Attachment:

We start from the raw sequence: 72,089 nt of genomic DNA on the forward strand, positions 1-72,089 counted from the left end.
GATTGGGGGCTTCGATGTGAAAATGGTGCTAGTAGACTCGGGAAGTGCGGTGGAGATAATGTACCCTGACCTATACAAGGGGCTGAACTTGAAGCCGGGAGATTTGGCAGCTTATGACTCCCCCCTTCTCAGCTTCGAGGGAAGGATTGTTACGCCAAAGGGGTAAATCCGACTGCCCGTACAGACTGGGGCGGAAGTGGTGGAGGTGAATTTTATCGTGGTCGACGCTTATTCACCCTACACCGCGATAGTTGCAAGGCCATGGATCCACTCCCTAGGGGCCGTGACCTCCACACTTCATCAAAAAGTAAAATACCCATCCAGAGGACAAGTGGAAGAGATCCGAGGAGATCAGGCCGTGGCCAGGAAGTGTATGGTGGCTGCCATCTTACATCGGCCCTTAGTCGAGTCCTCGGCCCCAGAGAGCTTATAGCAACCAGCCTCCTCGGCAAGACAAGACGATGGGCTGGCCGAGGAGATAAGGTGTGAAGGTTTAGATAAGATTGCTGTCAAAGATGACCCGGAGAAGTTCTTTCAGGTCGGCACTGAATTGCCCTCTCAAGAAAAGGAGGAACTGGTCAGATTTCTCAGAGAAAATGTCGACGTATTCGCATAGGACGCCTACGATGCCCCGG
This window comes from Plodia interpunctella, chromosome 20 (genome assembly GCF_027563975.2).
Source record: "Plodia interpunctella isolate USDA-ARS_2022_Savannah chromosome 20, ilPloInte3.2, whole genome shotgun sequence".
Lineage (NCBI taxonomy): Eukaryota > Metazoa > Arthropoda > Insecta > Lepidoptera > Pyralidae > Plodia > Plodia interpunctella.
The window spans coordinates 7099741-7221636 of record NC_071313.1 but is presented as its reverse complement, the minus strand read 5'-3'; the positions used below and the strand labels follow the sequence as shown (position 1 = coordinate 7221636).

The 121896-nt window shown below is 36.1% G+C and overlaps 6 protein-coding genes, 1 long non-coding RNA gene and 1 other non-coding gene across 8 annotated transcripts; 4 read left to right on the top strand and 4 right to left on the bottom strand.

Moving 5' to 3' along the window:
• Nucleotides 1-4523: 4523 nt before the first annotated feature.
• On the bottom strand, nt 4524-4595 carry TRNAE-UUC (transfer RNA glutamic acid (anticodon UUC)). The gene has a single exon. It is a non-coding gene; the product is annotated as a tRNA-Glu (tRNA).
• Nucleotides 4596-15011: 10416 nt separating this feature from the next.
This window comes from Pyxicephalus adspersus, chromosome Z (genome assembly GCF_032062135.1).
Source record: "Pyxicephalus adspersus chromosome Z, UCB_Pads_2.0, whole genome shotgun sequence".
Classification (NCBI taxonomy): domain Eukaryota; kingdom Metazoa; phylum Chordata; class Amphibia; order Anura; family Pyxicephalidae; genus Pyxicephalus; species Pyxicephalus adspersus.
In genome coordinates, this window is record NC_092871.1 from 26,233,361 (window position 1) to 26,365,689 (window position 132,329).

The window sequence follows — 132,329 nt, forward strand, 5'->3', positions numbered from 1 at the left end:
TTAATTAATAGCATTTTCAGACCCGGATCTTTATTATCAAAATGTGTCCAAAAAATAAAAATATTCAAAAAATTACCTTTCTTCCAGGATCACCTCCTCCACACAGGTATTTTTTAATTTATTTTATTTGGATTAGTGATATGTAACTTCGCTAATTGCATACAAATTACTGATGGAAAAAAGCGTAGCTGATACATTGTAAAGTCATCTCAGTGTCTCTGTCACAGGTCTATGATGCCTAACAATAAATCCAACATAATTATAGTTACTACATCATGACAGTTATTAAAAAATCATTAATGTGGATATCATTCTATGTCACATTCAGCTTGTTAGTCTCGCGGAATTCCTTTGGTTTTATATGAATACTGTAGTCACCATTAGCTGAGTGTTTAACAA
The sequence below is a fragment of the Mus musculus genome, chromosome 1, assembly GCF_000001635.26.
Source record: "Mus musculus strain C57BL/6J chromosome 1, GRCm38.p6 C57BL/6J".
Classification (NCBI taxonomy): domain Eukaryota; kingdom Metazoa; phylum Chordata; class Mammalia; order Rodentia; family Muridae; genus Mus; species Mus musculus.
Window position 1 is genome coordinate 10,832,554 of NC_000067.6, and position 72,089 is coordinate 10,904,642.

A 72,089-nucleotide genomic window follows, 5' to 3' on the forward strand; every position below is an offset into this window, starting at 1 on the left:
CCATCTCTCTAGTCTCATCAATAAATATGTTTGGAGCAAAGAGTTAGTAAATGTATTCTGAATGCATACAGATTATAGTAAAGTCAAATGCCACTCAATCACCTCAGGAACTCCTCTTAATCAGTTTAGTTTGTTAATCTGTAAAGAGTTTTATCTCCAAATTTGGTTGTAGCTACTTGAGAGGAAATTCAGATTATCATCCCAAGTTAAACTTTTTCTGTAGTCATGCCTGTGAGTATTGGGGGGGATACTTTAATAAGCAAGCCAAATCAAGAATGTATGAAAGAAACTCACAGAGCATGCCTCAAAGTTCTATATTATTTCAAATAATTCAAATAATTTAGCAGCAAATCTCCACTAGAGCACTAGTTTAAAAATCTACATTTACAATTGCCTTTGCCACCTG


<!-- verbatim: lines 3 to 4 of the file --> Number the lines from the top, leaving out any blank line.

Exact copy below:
This window comes from Plodia interpunctella, chromosome 20 (genome assembly GCF_027563975.2).
Source record: "Plodia interpunctella isolate USDA-ARS_2022_Savannah chromosome 20, ilPloInte3.2, whole genome shotgun sequence".